The situation was also made difficult because the government was involved with the decision as to who would receive a medal. Nelson and his captains received no medal for their victory at Copenhagen in 1801 and Gambier also received no medal for himself or his captains when Copenhagen was again attacked in 1807. As Nelson mentioned, ‘our brothers the Danes’, reflected accurately on the national sentiment. The Danish actions were necessary, but not to be celebrated.
Although several English medallists during the period 1793 – 1815 produced naval medals as commercial ventures to sell to both the collecting public and to officers and men from returning victorious fleets, there are two very important private ventures from the period which weren’t based on commercial gain, but just as a mark of respect to Britain’s brave seamen.Alexander Davison was a very important personal friend of Nelson’s and was the prize agent for Nelson’s fleet at the victory at the Nile, 1 August 1798. Such was Nelson’s success, and one that many today consider this his finest victory even eclipsing Trafalgar, that Davison asked Matthew Boulton to produce a medal in gold to go to Nelson and his captains, in silver to his senior ship’s officers, bronze gilt to petty officers and bronze for the men. A fine bronze gilt Davison Nile medal that has been engraved, cased and glazed will bring between £3,000 and £5,000 in auction.
Nelson was thrilled by this gesture and kept a supply of bronze medals with him which he presented as a token of regard during his subsequent travels. Some of the men of the Nile, having seen how good the gilt examples looked, had their medals gilded and named and these medals are now highly sought after by collectors.
Davison used the Crown’s scheme for distribution of his medal, so the captain and men of the brig Mutine didn’t receive the medal. One remembers that when the Davison gold medals for captains arrived with Nelson to distribute, Hardy was with Nelson and Nelson gave to Hardy the medal intended for Captain Westcott of Majestic ‘because he won’t be needing it now!’ said Nelson of the dead Westcott. The gold Westcott / Hardy medal was auctioned by Christie’s in 2005 and made over £80,000.
Matthew Boulton was himself struck by the generosity of Davison and with the victory of Nelson’s fleet at Trafalgar, had a medal in tin struck at his own expense and distributed to the men before the mast. Boulton’s reckoning was that the officers would receive sufficient rewards; it was the men who needed special attention. His gift wasn’t always received well though as the men thought their tin medals inferior to the bronze medals of the Nile, and some threw them overboard.
Having said that, many men fully appreciated the importance of the gift and had their medals engraved, cased and glazed and when found today, fetch between £3,000 to £5,000.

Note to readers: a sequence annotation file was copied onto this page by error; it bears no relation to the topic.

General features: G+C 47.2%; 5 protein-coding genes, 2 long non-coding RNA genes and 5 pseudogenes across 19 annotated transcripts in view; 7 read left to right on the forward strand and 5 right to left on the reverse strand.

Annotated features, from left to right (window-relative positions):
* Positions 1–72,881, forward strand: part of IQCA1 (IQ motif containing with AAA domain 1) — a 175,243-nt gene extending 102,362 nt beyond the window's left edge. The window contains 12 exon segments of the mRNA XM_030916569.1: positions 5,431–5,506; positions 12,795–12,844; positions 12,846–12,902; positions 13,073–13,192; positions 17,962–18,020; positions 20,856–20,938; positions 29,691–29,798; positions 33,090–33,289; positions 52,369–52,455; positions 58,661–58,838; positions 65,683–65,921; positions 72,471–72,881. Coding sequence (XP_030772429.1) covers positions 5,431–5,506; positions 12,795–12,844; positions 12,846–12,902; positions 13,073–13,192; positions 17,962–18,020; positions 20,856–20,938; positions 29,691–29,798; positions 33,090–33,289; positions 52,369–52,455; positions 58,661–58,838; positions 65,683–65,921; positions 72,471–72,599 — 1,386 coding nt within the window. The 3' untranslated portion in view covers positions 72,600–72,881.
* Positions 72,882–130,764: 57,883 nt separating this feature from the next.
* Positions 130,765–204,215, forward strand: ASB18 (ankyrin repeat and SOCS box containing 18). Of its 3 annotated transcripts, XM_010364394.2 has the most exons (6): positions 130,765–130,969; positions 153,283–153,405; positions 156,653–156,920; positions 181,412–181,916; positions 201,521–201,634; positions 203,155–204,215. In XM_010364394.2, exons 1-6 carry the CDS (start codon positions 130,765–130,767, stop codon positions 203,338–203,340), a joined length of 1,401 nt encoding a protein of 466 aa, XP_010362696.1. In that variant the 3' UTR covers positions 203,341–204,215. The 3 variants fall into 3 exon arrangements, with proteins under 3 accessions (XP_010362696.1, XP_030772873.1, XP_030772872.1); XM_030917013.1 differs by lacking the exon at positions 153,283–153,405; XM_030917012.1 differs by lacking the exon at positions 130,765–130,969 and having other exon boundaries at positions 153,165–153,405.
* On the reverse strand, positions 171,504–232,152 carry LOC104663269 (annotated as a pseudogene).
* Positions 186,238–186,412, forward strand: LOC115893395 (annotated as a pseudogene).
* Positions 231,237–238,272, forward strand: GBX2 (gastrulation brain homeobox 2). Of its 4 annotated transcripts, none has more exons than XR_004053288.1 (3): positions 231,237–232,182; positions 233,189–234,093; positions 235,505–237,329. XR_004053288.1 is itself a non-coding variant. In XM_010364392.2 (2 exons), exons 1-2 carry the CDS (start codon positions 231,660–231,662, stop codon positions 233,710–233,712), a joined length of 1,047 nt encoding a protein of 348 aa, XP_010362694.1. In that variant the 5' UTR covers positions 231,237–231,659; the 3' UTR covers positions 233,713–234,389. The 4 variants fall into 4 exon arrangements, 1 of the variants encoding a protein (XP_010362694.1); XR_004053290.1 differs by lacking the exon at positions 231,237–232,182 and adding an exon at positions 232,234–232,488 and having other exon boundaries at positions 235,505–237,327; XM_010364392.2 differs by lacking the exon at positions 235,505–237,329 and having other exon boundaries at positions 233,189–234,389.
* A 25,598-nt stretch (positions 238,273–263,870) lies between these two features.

There is also a large tin medal which is believed to have been presented by Davison to just the men of Victory. Nothing certain is known, but today it is generally attributed to Davison and the medal fetches between £2,000 and £3,000 in auction.
Although both the Davison Nile and Boulton Trafalgar medals are deemed ‘unofficial’ awards, they both gained the approval from the King and the Admiralty for their distribution to the men of the victorious fleets. Nelson’s effigy in Westminster Abbey shows the admiral wearing a bronze gilt Davison Nile medal.There followed in 1848 the first Naval General Service Medal which was again fraught with difficulties. The general feeling was that the Crown should recognise the efforts made by the officers and men who fought at sea during the two great French wars. The same concern went to the Army. As a result the NGS and MGS were awarded to men still alive in 1848, who could prove that they took part in a naval or military victory.
If one considers that nearly 20,000 men fought at Trafalgar and only 1,250 NGS medals were awarded with the Trafalgar clasp, one can imagine the discontent felt by many families. Further, for an action to be recognised, an officer had to have been promoted because of the action, which left many fine actions without recognition. Although Nelson’s victory at Copenhagen in 1801 was recognised with a clasp, Gambier’s in 1807 wasn’t. And worst of all – Admiral Sir George Cockburn, who had been First Sea Lord in the 1840s; his capture of Washington was not recognised, and Cockburn was not at all pleased because this was the capture of the only enemy capital during the long wars, but again politics meant that one shouldn’t celebrate such a victory over the Americans.
Today, an NGS with Trafalgar clasp will easily make £5,000 in auction, and medals with rare clasps may fetch four or five times that amount.
One should also mention the establishment of the Lloyd’s Patriotic Fund in 1803 which awarded swords and vases of honour to such men as they deemed worthy. Perhaps more important was the care and support of the wounded and the provision of annuities to the dependants of seamen killed during the Napoleonic War. The fund still exists and continues to support men and women casualties while serving with Her Majesty’s Forces.
See also: Sim’s Treasures
BookPick: Lord Nelson’s Swords
Dangers Averted, Boulton Trafalgar: Sim Comfort Collection
NGS, Hardy’s Trafalgar medal: Christie’s auction house, London